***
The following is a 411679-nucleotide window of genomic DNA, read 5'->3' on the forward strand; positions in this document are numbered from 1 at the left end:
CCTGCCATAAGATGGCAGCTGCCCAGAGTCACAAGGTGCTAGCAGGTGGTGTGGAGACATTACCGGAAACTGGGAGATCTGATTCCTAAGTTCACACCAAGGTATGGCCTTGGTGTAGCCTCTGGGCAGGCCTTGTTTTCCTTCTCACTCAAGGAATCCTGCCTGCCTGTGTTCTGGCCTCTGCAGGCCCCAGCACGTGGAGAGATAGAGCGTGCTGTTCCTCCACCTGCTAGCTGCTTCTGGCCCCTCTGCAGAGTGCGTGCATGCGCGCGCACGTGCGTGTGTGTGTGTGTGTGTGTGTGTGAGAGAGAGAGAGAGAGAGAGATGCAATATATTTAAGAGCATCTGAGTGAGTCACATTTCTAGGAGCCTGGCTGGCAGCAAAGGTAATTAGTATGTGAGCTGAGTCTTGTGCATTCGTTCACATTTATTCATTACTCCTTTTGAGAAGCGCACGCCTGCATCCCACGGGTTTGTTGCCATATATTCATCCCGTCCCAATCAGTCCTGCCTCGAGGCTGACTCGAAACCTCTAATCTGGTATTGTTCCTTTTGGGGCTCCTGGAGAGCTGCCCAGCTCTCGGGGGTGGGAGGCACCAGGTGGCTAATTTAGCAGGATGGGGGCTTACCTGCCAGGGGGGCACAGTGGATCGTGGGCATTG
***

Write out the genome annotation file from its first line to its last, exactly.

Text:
The following is a 411679-nucleotide window of genomic DNA, read 5'->3' on the forward strand; positions in this document are numbered from 1 at the left end:
CCTGCCATAAGATGGCAGCTGCCCAGAGTCACAAGGTGCTAGCAGGTGGTGTGGAGACATTACCGGAAACTGGGAGATCTGATTCCTAAGTTCACACCAAGGTATGGCCTTGGTGTAGCCTCTGGGCAGGCCTTGTTTTCCTTCTCACTCAAGGAATCCTGCCTGCCTGTGTTCTGGCCTCTGCAGGCCCCAGCACGTGGAGAGATAGAGCGTGCTGTTCCTCCACCTGCTAGCTGCTTCTGGCCCCTCTGCAGAGTGCGTGCATGCGCGCGCACGTGCGTGTGTGTGTGTGTGTGTGTGTGTGAGAGAGAGAGAGAGAGAGAGATGCAATATATTTAAGAGCATCTGAGTGAGTCACATTTCTAGGAGCCTGGCTGGCAGCAAAGGTAATTAGTATGTGAGCTGAGTCTTGTGCATTCGTTCACATTTATTCATTACTCCTTTTGAGAAGCGCACGCCTGCATCCCACGGGTTTGTTGCCATATATTCATCCCGTCCCAATCAGTCCTGCCTCGAGGCTGACTCGAAACCTCTAATCTGGTATTGTTCCTTTTGGGGCTCCTGGAGAGCTGCCCAGCTCTCGGGGGTGGGAGGCACCAGGTGGCTAATTTAGCAGGATGGGGGCTTACCTGCCAGGGGGGCACAGTGGATCGTGGGCATTG